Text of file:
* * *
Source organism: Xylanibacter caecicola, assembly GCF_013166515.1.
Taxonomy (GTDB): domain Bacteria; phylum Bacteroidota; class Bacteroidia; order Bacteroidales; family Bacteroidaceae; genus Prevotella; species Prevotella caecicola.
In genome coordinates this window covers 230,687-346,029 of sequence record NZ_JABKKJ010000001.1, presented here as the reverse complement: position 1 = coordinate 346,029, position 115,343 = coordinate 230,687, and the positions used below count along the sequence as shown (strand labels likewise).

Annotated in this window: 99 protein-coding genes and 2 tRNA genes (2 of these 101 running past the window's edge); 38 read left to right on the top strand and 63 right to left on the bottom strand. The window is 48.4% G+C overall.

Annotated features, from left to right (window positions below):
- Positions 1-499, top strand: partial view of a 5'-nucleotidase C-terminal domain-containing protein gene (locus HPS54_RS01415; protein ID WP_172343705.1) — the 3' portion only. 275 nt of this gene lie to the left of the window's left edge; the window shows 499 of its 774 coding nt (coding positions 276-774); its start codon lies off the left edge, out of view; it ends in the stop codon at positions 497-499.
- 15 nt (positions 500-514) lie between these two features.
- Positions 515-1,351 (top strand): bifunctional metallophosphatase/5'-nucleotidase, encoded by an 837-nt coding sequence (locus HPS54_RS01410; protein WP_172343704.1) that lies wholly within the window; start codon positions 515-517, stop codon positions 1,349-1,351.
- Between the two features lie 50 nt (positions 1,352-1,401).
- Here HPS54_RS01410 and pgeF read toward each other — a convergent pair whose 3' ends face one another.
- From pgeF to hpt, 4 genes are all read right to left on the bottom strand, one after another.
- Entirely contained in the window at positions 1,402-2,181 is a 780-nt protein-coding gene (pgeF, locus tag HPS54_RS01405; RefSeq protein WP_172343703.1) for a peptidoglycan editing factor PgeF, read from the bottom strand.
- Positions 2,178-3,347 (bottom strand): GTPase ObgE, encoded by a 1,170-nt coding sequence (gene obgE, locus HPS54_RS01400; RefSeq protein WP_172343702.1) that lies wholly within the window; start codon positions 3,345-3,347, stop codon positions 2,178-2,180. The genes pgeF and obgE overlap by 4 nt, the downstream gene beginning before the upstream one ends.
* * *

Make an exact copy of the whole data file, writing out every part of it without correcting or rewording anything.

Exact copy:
Source organism: Xylanibacter caecicola, assembly GCF_013166515.1.
Taxonomy (GTDB): domain Bacteria; phylum Bacteroidota; class Bacteroidia; order Bacteroidales; family Bacteroidaceae; genus Prevotella; species Prevotella caecicola.
In genome coordinates this window covers 230,687-346,029 of sequence record NZ_JABKKJ010000001.1, presented here as the reverse complement: position 1 = coordinate 346,029, position 115,343 = coordinate 230,687, and the positions used below count along the sequence as shown (strand labels likewise).

Annotated in this window: 99 protein-coding genes and 2 tRNA genes (2 of these 101 running past the window's edge); 38 read left to right on the top strand and 63 right to left on the bottom strand. The window is 48.4% G+C overall.

Annotated features, from left to right (window positions below):
- Positions 1-499, top strand: partial view of a 5'-nucleotidase C-terminal domain-containing protein gene (locus HPS54_RS01415; protein ID WP_172343705.1) — the 3' portion only. 275 nt of this gene lie to the left of the window's left edge; the window shows 499 of its 774 coding nt (coding positions 276-774); its start codon lies off the left edge, out of view; it ends in the stop codon at positions 497-499.
- 15 nt (positions 500-514) lie between these two features.
- Positions 515-1,351 (top strand): bifunctional metallophosphatase/5'-nucleotidase, encoded by an 837-nt coding sequence (locus HPS54_RS01410; protein WP_172343704.1) that lies wholly within the window; start codon positions 515-517, stop codon positions 1,349-1,351.
- Between the two features lie 50 nt (positions 1,352-1,401).
- Here HPS54_RS01410 and pgeF read toward each other — a convergent pair whose 3' ends face one another.
- From pgeF to hpt, 4 genes are all read right to left on the bottom strand, one after another.
- Entirely contained in the window at positions 1,402-2,181 is a 780-nt protein-coding gene (pgeF, locus tag HPS54_RS01405; RefSeq protein WP_172343703.1) for a peptidoglycan editing factor PgeF, read from the bottom strand.
- Positions 2,178-3,347 (bottom strand): GTPase ObgE, encoded by a 1,170-nt coding sequence (gene obgE, locus HPS54_RS01400; RefSeq protein WP_172343702.1) that lies wholly within the window; start codon positions 3,345-3,347, stop codon positions 2,178-2,180. The genes pgeF and obgE overlap by 4 nt, the downstream gene beginning before the upstream one ends.